Why is it Important to Talk about Diversity and Inclusion in Science and Research?
We asked Dr. Alfredo Carpineti, chair and founder of the organization “Pride in STEM”, a UK-based charity organization run by an independent group of LGBTQIA+ scientists & engineers from around the world, to share his insight on the matter.
The language we use when we talk about research and the work done in science is often impersonal. As if science is something that naturally happens, independently of the choices of humans. In reality, it is our choices that guide research efforts, and I think it’s important not to shy away from them. When we recognize science as a matter of choices, we bring to light what science really is: a tool for humanity. Maybe one of its greatest tools, but a tool, nevertheless.
Another consequence of understanding science for what it is, it’s the realization that the choices that guide scientific investigation are influenced by people’s own ideas and biases. And so, it is important to understand and challenge the biases we possess. Understanding how we think is as equally important as understanding how the cosmos works. With that in mind, Pride in STEM, the charity I have founded and run, challenges some of those biases – in particular, those that affect LGBTQIA+ people.
This community is discriminated against and often persecuted. And such feelings harbored against LGBTQIA+ folk do not stop on the threshold of scientific institutions. Data shows that LGBTQIA+ people in STEM have less career opportunities and support than their cis-heterosexual counterparts. This gap is even wider for people with multiple marginalized identities, particularly queer people of color.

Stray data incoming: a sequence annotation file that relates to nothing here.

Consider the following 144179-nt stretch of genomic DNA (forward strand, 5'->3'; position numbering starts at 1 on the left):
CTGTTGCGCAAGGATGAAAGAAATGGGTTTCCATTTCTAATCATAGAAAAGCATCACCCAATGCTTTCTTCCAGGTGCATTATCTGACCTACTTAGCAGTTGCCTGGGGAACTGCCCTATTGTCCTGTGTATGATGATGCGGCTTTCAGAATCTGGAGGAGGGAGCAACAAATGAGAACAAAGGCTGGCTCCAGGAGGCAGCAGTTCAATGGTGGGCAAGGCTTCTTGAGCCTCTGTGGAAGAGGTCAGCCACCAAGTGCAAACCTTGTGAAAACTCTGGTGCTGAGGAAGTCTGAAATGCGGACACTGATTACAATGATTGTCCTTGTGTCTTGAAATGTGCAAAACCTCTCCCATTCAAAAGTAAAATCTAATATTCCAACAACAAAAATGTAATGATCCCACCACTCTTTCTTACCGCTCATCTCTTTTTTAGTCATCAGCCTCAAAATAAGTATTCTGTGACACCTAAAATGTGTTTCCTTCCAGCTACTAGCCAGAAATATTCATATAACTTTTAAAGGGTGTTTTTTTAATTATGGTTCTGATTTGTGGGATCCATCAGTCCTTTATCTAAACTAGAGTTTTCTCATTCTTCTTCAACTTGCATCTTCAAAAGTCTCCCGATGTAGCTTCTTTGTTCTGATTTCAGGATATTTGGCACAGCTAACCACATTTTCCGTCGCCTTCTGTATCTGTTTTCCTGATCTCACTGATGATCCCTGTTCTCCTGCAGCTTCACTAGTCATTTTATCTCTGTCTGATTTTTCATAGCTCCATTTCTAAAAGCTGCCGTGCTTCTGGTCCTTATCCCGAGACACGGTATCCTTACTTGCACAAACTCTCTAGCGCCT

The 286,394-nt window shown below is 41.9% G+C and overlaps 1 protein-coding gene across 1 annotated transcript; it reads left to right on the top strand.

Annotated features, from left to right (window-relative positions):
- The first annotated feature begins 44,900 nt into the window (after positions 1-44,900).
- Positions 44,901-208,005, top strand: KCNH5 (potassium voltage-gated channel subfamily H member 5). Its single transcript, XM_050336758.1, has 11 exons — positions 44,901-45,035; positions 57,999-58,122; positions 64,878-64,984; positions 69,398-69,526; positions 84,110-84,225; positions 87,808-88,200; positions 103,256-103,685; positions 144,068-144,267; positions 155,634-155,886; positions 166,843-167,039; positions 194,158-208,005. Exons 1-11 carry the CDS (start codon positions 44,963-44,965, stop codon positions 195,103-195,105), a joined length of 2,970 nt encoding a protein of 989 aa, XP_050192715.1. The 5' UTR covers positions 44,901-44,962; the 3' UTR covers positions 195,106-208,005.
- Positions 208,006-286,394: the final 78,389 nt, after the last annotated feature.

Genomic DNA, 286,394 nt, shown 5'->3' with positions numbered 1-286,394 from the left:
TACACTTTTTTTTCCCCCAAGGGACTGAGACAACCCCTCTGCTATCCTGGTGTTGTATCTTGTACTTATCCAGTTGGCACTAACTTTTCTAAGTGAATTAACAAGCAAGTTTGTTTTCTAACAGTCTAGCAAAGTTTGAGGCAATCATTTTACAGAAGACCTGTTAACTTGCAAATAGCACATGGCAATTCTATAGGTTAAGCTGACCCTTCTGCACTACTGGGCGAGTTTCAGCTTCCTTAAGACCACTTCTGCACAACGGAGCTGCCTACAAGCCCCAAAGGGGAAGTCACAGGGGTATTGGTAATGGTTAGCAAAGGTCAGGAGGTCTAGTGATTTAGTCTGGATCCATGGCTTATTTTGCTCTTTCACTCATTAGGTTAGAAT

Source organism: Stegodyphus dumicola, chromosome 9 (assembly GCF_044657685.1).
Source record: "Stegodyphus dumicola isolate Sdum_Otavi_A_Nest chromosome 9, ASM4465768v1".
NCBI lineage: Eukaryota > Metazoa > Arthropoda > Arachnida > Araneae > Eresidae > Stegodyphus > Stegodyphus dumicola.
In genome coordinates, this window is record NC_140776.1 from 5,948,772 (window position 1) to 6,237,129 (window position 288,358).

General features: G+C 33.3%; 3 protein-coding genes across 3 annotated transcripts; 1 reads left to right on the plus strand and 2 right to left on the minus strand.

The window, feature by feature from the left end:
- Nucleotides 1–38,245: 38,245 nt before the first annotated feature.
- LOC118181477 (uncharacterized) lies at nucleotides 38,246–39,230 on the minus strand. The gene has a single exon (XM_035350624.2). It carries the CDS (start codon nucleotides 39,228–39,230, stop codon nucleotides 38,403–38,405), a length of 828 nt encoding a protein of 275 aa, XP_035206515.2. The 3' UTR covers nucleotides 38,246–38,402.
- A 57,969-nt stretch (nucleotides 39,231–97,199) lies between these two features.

The way historically marginalized groups are treated in scientific institutions where harassment continues to be tolerated is immoral and a disservice to science itself. Pretending otherwise is also a disservice to science. We tell ourselves that we bring forth progress with our work. To make this true we ought to make discrimination and harassment a thing of the past in our workplace. And that requires education, strong transparent policies, and understanding. There is work to be done, in some cases lots of it, but it is crucial for the future of science and of all of us.
Dr. Alfredo Carpineti (he/him), Chair and Founder of Pride in STEM.
As Dr. Alfredo Carpineti mentions, data does show that the LGBTQIA+ community is both underrepresented and marginalized across research fields (Cech & Waidzunas, 2021). Additionally, according to a 2018 study published in ScienceAdvances (Hughes, 2018), queer STEM students are 7% more likely than their non-queer colleagues to switch to a non-STEM field after a 4-year curriculum, and 14% less likely to stay in a STEM major if they have had a practical research experience.
For this reason, purposeful and deliberate representation of LGBTQIA+ scientists in high-visibility roles will provide role models that could further inspire LGBTQIA+ youth to pursue careers in STEM, thus reverting drop-out numbers and retaining precious expertise, knowledge, and ideas in research.
Our role as a publisher
Frontiers is proud to offer a platform to empower openly-LGBTQIA+ editors in initiatives like the one started by Frontiers in Nanotechnology, where a dedicated article collection has been launched to welcome submissions across the entire breadth of the nanotechnology field (open for submissions until the 26th of September of 2023).
The editorial team of this collection is composed of a team of openly queer researchers in nanotechnology, you can find more information at this link.
To quote Dr. Carpineti, “There is work to be done, in some cases lots of it, but it is crucial for the future of science and of all of us.”